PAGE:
"Bodies with a fully functioning immune system do an amazing job of curing the infection - but it can become an invasive fungal infection in others and [this] needs a drug."
He said the number of people at risk from fungal infections was rising rapidly as a result of increased numbers:
people with HIV
patients in hospital
The review said improvements were needed in how existing drugs were used, as well as an increased focus on the discovery of new treatments, in order to avoid a "global collapse" in the fight against fungal infections.
'Under the radar'
under the radar
Prof Sarah Gurr, from the University of Exeter, said: "Emerging resistance to antifungal drugs has largely gone under the radar, but without intervention, fungal conditions affecting humans, animals and plants will become increasingly difficult to counteract."
Prof Gordon Brown, director of the Medical Research Council Centre for Medical Mycology, said some fungal infections had mortality rates of more than 50%.
He said: "Given the high rates of mortality of these infections, these disturbing trends suggest that even our limited ability to treat these diseases is being severely compromised."
Prof Brown said we were also seeing the rise of new multidrug-resistant fungi such as Candida auris.
Candida auris is responsible for increasing rates of invasive fungal infections in hospitals around the world - but there are very few treatments for it.
The review said it was resistant to all antifungal drugs and "presents a threat to intensive-care units" because it could survive normal efforts at decontamination.
Latest: San Diego mayor sees lessons from hepatitis outbreak
San Diego's mayor says he agrees with a county grand jury report that found communication between authorities was lacking during a recent Hepatitis A epidemic.
Mayor Kevin Faulconer said Thursday that the outbreak was an "unprecedented health crisis" and city and county officials need to improve coordination ahead of the next emergency.
The grand jury said poor communication delayed sanitation procedures that could have slowed the spread of Hepatitis A, especially among the homeless population.
Sanitation Standard Operation Procedure衛生標準作業手順
The outbreak killed 20 people and sickened more than 575 between November 2016 and last fall.
Faulconer said the crisis underscored the need to address the homelessness problem. He said the city is implementing the largest expansion of homeless services in city history.
A San Diego County grand jury report faults local response to a recent Hepatitis A epidemic and recommends improving lines of communication to prepare for future health emergencies.
The San Diego Union-Tribune newspaper says the 20-page report released Thursday commends officials for effectively contacting at-risk residents and getting them vaccinations.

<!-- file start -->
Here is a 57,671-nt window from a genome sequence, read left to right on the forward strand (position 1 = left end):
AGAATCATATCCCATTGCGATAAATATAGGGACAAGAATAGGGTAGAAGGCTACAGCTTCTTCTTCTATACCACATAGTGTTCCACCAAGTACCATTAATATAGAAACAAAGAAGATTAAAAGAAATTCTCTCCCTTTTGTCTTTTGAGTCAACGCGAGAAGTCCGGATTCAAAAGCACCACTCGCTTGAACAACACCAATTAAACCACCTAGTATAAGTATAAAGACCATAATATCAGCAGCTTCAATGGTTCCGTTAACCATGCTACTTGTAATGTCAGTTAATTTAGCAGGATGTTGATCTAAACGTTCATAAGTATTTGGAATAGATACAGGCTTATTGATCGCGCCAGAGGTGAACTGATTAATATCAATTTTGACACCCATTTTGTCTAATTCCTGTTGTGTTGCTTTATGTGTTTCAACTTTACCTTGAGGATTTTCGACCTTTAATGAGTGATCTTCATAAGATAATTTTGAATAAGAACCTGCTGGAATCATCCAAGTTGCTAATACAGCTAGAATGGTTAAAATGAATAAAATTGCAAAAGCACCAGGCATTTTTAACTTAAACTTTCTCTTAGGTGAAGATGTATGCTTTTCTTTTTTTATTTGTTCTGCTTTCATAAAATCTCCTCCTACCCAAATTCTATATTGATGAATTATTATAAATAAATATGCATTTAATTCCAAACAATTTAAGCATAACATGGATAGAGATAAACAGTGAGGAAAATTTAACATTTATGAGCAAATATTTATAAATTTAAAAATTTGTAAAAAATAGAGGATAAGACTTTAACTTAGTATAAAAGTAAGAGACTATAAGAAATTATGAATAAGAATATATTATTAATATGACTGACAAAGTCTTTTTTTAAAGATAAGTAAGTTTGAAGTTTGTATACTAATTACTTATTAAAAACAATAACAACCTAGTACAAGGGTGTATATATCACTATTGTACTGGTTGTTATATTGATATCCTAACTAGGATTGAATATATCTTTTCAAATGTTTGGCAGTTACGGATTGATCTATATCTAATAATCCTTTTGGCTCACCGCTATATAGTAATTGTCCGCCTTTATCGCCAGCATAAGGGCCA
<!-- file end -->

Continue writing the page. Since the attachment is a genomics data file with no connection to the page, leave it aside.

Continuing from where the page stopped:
But the grand jury criticizes the county and the city for inadequate coordination that delayed sanitation procedures that could have slowed the spread of Hepatitis A.
The report recommends updating the county's emergency operations plan and designating a medical professional to report directly to the San Diego mayor.
The outbreak killed 20 people and sickened 577 between November 2016 and October 2017.
New rabies test could revolutionize treatment, spare some the shots
The CDC says a new rabies test could make it much quicker to determine if an animal is infected, potentially sparing people painful treatments.
A new rapid rabies test for animals could revolutionize screening and spare humans unnecessary painful treatment, according to researchers at the U.S. Centers for Disease Control and Prevention.
The CDC-developed test -- called LN34 -- is highly accurate and produces results more quickly and cost-effectively than current methods, according to the agency.
"The LN34 test has the potential to really change the playing field," said the study's first author Crystal Gigante, a CDC microbiologist.
"Quickly knowing who needs to receive rabies treatment, and who does not, will save lives and families' livelihoods," she said in a CDC news release.
Rabies is fatal if not treated early. With a better test, people exposed to potentially rabid animals could avoid the weeks-long series of shots now given to prevent the disease.
ラブドウイルス科リッサウイルス属の狂犬病ウイルス (Rabies virus) を病原体とするウイルス性の人獣共通感染症である
It's hoped the new test will make rabies screening more feasible in high-risk regions across Africa and Asia.
"Many of the areas hardest hit by rabies are also the areas least prepared to run current tests to diagnose it," Gigante said.
The test, done on suspect animals, can be run on platforms already widely used to screen for the flu, tuberculosis and HIV.
By contrast, the current screening mechanism -- called the direct fluorescent antibody (DFA) test -- requires expensive microscopic instruments and highly skilled technicians. Both are often in short supply in those parts of the world where rabies risk is a serious concern.
direct fluorescent antibody